The state of emergency was in effect Sunday in the Peruvian capital Lima and other regions of this country faced with demonstrations against President Dina Boluarte which have left at least 42 people dead in the country for five weeks.
This measure, decreed on Saturday and in force for 30 days, authorizes the army to intervene to maintain order and leads to the suspension of several constitutional rights such as freedom of movement and assembly and the inviolability of the home, according to a decree published Saturday evening in the official journal.
In addition to the capital, the departments of Cusco and Puno (south) are notably subject to a state of emergency, as is the port of Callao, next to Lima.
More than a hundred roadblocks blocked traffic across Peru on Saturday, mainly in the south, the epicenter of the protest, but also around Lima.
The authorities, however, reopened the international airport of Cusco, of vital importance for the Peruvian tourist sector, on Saturday, after having closed it on Thursday.
On the other hand, trains to Machu Picchu, the only way to access the famous site, were still suspended, and local unions say the tourism sector is losing up to seven million soles (about 1.7 million euros). euros) per day due to the crisis.
The protests erupted after the dismissal and arrest on December 7 of Socialist President Pedro Castillo, accused of having attempted to perpetrate a coup by wanting to dissolve the Parliament which was preparing to oust him from power.
– Take “control” of Lima –
Ms. Boluarte, who was Mr. Castillo’s vice-president, succeeded him in accordance with the Constitution and is from the same left-wing party as him. But the demonstrators, who see her as a “traitor”, demand her departure as well as immediate elections. For the moment, Ms. Boluarte refuses to resign.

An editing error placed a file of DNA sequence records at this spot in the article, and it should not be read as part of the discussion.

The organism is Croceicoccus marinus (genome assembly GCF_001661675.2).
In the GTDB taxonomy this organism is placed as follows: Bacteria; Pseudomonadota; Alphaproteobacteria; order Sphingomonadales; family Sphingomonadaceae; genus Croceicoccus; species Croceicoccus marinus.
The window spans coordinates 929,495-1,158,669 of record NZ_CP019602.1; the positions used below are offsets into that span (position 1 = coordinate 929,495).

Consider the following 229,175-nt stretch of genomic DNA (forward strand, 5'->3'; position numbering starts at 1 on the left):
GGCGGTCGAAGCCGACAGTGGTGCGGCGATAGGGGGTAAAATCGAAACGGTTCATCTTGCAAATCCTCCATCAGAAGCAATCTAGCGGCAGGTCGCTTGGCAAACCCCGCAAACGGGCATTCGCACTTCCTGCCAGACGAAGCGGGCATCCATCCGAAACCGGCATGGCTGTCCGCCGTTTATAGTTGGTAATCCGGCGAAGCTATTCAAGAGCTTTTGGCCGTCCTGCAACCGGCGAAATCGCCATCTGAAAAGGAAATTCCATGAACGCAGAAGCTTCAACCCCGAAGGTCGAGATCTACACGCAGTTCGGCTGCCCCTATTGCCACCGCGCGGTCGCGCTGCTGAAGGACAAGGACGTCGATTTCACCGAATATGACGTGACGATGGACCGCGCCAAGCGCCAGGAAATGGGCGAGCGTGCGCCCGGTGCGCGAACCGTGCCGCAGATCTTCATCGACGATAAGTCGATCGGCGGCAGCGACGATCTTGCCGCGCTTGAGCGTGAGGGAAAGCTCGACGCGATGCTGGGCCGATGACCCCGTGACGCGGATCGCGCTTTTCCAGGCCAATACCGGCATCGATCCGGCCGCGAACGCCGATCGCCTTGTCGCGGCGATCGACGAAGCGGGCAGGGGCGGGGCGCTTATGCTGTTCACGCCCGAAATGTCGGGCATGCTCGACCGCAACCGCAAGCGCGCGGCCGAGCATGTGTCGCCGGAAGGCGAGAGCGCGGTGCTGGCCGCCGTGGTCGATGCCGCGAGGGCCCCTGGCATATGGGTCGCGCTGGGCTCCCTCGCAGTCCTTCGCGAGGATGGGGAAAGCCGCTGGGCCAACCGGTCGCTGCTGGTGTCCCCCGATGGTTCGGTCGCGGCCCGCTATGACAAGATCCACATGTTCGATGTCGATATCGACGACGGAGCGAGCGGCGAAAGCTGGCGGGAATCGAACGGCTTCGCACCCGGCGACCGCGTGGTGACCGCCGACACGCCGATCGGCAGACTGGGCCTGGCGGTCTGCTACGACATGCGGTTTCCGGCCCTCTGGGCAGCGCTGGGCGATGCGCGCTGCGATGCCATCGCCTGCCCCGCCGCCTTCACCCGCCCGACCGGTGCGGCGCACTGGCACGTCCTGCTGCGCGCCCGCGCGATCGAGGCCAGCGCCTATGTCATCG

Demonstrations have been announced for Monday in Lima as well as in the marginalized regions of the southern Andes, which have been the epicenter of the protests.
Some groups of protesters from the south plan to go to Lima to take “control of the city”.
“We made the decision to go to Lima” from Monday, announced Julio Vilca, a leader of the protest from the province of Ilave, in the Puno region, in the south of the country.
“We cannot tell the time, because what we want is to travel in unity,” he stressed.
The Inter-American Commission on Human Rights (IACHR), which completed an inspection mission in Peru on Friday, called for an impartial investigation into the crackdown on the protests, saying there were signs pointing to “excessive use of force”. .
The government attributes the unrest to “professional agitators funded by illegal money”.
Police announced the arrest of a trade union leader from the Ayacucho region, Rocio Leandro, accused of financing the protests and recruiting protesters.
According to a police spokesman, General Oscar Arriola, Ms Leandro belonged, under the nom de guerre of “Comrade Cusi”, to the defunct Maoist armed group Shining Path.
Dina Boluarte is the sixth person to occupy the Peruvian presidency in five years, in a country which is experiencing a permanent political crisis punctuated by suspicions of corruption.